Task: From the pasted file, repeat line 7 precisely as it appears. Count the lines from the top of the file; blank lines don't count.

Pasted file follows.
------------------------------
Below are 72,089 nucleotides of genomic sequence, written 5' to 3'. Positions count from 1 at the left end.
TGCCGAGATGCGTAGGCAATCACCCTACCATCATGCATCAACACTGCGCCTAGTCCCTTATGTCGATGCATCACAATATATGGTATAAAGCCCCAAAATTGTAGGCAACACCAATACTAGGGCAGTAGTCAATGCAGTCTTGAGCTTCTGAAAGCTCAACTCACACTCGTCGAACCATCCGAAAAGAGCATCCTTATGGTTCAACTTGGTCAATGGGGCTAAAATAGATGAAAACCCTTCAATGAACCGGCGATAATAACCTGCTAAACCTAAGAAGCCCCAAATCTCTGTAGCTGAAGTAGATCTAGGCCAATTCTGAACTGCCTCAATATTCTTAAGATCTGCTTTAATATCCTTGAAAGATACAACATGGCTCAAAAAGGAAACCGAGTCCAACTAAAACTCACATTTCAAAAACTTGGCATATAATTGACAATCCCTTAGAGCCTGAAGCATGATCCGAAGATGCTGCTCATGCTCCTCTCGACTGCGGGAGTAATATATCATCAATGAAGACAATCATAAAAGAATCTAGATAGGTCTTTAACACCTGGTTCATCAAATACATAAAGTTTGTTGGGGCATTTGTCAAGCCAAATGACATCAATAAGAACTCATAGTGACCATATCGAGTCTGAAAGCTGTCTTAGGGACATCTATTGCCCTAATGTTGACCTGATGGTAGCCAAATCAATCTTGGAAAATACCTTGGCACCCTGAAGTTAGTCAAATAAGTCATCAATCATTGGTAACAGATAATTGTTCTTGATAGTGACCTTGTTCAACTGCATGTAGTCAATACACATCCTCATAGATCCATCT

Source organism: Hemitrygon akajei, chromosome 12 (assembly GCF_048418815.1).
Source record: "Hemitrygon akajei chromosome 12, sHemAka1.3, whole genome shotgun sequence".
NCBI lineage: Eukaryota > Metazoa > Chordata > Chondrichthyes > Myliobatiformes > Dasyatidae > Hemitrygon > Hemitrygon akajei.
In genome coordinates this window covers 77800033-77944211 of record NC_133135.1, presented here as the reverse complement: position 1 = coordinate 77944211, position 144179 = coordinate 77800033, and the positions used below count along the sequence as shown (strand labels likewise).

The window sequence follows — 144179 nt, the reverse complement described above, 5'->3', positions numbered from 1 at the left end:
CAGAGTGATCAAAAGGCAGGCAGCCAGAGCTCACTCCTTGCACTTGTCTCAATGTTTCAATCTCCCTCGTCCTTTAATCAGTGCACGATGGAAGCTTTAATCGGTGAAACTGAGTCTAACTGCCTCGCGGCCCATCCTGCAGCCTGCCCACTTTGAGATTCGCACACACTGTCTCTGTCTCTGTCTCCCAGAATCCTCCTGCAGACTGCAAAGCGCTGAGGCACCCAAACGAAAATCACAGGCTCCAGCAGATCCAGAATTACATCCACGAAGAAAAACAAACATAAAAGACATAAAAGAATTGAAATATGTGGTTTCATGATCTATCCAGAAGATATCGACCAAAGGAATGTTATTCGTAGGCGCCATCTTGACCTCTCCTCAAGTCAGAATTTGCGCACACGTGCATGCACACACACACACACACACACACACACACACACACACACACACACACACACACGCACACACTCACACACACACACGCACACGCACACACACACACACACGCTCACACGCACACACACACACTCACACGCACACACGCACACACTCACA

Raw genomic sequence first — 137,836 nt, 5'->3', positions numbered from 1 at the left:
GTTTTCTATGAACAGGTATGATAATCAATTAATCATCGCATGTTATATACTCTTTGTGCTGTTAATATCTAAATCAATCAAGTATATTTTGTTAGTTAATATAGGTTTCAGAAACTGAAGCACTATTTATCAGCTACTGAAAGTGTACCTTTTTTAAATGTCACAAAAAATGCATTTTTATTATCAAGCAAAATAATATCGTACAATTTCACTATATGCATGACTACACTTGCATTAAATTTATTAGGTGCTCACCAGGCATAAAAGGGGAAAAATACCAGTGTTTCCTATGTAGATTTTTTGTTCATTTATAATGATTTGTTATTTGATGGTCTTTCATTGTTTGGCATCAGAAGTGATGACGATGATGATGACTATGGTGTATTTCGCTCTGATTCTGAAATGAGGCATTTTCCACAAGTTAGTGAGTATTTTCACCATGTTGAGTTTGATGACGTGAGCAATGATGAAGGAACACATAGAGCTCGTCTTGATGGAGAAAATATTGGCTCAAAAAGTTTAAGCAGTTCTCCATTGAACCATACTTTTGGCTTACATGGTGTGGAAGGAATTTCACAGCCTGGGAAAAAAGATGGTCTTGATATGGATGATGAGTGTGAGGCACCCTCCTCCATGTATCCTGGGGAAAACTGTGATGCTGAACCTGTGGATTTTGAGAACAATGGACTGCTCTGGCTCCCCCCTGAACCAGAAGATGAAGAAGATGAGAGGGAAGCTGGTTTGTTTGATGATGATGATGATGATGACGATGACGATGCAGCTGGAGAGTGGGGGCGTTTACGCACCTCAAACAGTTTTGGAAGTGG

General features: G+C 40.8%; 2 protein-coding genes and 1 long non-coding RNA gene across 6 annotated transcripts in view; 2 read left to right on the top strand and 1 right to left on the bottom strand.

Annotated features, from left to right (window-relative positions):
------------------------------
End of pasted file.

The window sequence follows — 144179 nt, the reverse complement described above, 5'->3', positions numbered from 1 at the left end: